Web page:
In no particular order...
I was really amazed at the number of people who were frustrated with the amount of time that it took the BBC live special to get around to telling us that Peter Capaldi had been cast as the Twelfth Doctor. After all, they could guarantee that people would stay tuned in until the name was mentioned. After that, they could reasonably expect most people to turn off their sets. Is it any surprise that they waited until about twenty-eight minutes into the thirty-minute special to mention the name? And everything that led up to it was about what I expected, a low-key celebration of How Awesome Doctor Who Is, with a bunch of random talking heads from the series reminiscing. Anyone getting highly upset over the special needed better expectation management skills.
At this point, I expect a full, written apology from everyone who insisted that they'd totally heard from someone inside the production team that David Tennant was coming back because Matt Smith had done such a bad job with the part. Written in your own blood, preferably.
I have to admit, Peter Capaldi does look and sound exactly like the sort of actor you'd expect to play the Doctor. Not famous, but having built up a respectable body of work. Not glamorous, but charming and witty. Quirky and unusual, with a reputation for taking a part and making it his own. Eccentric as all hell. If you were to template the "Doctor Who actor" persona, it'd probably be Peter Capaldi. I expect he'll do well in the role, although as with pretty much everyone they've announced, I'll need to see him actually playing the part with live scripts and everything before I can really get a feel for him. (After that, it usually takes me about five minutes to settle in and decide that yes, this is the Doctor. For Matt Smith, the exact moment when I knew he was going to be brilliant was when he said to Caitlin Blackwood, "You know how sometimes adults tell you that everything is going to be just fine, and you know they're lying, but they say it anyway to reassure you? Well...everything's going to be just fine." Delivered not in a tone of reassurance, but with a manic glee that made it perfectly clear that he loved not knowing whether things were going to be fine or not.)
I am not one of the people, by the way, who was rooting for an older actor in the part. I feel like the Doctor should be someone young or at least youngish, because regeneration is a process of physical renewal and it makes no sense to me that Matt Smith's body is going to transform into Peter Capaldi's in a process of bodily renewal. I feel like the Doctor should get his money back for this body. (It's worth noting that the only times the Doctor has ever regenerated into a conspicuously "older" body, Pertwee and Eccleston, we didn't see the transition onscreen. I still think that there were decades of adventures of a younger Pertwee Doctor that we never saw.) That said, I'm clearly overruled here.
My one big disappointment with the whole process so far is finding out that Moffat made no serious attempts to audition anyone other than Capaldi. Given his statements that he believed a female Doctor or a minority Doctor would only work if it wasn't a stunt and the actor/actress in question legitimately won the part, it seems hypocritical as all hell to decide not to give them the chance because he'd already settled on the white male he wanted. I do feel that Moffat has a problem with gender essentialism--the "Men Are From Mars, Women Are From Venus" bull-hockey that evo-psych majors peddle to CNN on a slow news day--and I think that he just couldn't see casting a Doctor who wasn't a "traditional" Doctor as anything other than a gimmick.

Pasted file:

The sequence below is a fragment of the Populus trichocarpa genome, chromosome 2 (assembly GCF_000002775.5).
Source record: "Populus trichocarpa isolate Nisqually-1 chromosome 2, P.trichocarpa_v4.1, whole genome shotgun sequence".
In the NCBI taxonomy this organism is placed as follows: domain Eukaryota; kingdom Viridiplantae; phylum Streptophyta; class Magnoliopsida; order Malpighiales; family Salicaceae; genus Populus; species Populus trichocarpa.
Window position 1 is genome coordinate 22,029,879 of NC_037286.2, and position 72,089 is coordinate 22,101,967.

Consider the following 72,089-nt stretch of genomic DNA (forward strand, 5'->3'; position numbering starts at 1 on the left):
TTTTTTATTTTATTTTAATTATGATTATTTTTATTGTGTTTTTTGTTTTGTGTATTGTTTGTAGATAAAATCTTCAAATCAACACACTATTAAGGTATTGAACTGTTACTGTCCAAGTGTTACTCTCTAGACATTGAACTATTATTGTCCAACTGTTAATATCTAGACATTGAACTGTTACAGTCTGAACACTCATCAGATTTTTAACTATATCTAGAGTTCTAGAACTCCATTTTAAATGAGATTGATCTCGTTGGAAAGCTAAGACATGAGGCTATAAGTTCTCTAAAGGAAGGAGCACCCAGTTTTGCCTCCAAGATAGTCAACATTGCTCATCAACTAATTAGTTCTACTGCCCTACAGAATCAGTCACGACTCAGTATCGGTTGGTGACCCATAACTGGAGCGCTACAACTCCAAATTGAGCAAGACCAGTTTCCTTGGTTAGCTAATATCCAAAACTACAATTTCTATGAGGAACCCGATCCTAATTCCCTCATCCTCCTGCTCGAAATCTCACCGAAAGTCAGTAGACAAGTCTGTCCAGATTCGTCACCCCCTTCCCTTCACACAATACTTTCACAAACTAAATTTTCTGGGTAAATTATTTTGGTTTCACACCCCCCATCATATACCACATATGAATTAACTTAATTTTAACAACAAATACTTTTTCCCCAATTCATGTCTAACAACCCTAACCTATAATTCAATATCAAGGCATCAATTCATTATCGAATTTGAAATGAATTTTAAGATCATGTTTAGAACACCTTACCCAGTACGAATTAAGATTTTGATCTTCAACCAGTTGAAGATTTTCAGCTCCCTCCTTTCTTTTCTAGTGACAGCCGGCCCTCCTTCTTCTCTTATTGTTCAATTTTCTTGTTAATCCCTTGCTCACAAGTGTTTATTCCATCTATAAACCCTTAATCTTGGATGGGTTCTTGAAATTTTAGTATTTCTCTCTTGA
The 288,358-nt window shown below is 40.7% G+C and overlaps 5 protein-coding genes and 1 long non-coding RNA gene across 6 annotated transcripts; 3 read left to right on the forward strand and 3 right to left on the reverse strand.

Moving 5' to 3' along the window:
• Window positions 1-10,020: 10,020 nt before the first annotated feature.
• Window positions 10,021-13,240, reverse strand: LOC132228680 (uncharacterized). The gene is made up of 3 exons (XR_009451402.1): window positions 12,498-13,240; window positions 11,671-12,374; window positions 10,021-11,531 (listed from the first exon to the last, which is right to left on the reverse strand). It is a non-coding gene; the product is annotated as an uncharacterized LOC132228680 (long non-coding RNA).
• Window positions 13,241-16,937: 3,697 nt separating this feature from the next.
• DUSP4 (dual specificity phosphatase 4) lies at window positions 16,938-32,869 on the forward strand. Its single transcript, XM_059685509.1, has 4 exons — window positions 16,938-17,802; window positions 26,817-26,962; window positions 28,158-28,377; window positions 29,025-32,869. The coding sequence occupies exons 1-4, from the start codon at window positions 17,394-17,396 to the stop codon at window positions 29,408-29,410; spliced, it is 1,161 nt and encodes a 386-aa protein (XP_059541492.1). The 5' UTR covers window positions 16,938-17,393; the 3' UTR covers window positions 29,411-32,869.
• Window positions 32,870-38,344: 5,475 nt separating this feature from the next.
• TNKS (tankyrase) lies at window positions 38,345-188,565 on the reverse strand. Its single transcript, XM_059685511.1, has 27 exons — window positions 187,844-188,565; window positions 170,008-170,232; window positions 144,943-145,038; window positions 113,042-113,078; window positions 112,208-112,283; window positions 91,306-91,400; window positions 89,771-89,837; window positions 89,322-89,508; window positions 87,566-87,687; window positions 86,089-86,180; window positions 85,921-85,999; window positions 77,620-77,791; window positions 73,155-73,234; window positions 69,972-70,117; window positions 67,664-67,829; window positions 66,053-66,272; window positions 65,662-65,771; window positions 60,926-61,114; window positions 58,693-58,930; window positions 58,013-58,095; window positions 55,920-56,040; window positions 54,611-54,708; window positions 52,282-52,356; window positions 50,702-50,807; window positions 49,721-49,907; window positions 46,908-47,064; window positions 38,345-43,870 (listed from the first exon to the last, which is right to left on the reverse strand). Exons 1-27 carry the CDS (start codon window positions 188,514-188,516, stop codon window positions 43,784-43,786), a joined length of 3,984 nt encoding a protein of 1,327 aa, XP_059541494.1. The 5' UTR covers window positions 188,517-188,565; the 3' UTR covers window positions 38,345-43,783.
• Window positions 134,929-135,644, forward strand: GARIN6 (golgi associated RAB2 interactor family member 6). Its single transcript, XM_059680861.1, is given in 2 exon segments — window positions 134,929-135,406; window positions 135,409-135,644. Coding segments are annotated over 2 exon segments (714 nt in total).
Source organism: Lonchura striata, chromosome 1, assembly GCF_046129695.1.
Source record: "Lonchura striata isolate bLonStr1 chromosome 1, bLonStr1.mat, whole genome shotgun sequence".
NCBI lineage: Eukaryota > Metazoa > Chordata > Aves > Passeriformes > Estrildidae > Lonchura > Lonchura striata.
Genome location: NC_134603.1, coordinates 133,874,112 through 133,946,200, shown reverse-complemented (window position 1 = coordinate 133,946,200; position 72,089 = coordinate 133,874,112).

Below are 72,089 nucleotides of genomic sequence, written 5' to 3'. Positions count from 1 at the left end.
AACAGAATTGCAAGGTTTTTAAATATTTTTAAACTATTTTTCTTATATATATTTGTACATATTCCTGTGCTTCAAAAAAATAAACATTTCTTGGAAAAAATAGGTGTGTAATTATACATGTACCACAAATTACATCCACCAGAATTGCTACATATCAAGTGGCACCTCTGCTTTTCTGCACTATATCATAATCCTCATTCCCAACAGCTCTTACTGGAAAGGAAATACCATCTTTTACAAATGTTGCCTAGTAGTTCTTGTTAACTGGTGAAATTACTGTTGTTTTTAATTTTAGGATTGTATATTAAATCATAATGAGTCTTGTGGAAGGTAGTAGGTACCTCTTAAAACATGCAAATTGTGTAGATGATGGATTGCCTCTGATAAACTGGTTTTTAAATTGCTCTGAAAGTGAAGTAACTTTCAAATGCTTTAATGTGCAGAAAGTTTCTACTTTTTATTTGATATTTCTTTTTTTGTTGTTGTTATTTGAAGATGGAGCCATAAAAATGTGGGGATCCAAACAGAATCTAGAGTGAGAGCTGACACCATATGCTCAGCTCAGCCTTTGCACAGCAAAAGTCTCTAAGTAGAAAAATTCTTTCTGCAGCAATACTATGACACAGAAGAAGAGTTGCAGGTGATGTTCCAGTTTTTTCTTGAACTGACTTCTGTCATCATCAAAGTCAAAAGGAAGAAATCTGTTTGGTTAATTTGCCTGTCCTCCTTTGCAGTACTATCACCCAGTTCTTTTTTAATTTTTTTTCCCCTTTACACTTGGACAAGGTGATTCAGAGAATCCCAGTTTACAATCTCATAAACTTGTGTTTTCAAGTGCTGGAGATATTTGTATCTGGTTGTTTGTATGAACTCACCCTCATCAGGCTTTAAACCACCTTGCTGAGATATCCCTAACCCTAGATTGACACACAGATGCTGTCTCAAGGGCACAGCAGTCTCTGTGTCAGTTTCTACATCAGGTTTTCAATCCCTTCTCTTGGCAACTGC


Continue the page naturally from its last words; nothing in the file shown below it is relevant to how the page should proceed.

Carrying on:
Which is a shame, because I really feel like this would have been the perfect time for it. He needed to cast against Smith, so it needed to feel like a big change, but at the same time Smith was who his instincts were telling him was the best for the part, and deliberately going against your own instincts can result in some very bad decisions. (Colin Baker was molded as "angry, loud, and annoying" because it was the opposite of Davison's "charming, friendly and happy," without realizing that those were traits unlikely to keep an audience.) I think that a female Doctor, or a minority Doctor, would have been a very effective "pattern break" that would have given Moffat something completely different to do with the character and avoided repetition without having to consciously avoid repetition. And also it's the right thing to do after loudly and publicly insisting that the Doctor is a role that's color-blind and gender-neutral, because saying all that and then not auditioning a single non-white-male actor for the part makes you look like a lying bastard and not in the usual cute way that it does when you lie about how exciting the season finale's going to be, but that's going to be true anytime. This felt like the right time for a change beyond just "white man to white man", and I'm disappointed that it didn't happen.
Still, that disappointment will probably last until about five minutes into the Christmas special, when Peter Capaldi will show us all why there's never been a bad choice for the Doctor. Bad scripts, bad writers, bad script editors, bad directors and bad producers, yes. But never a bad Doctor.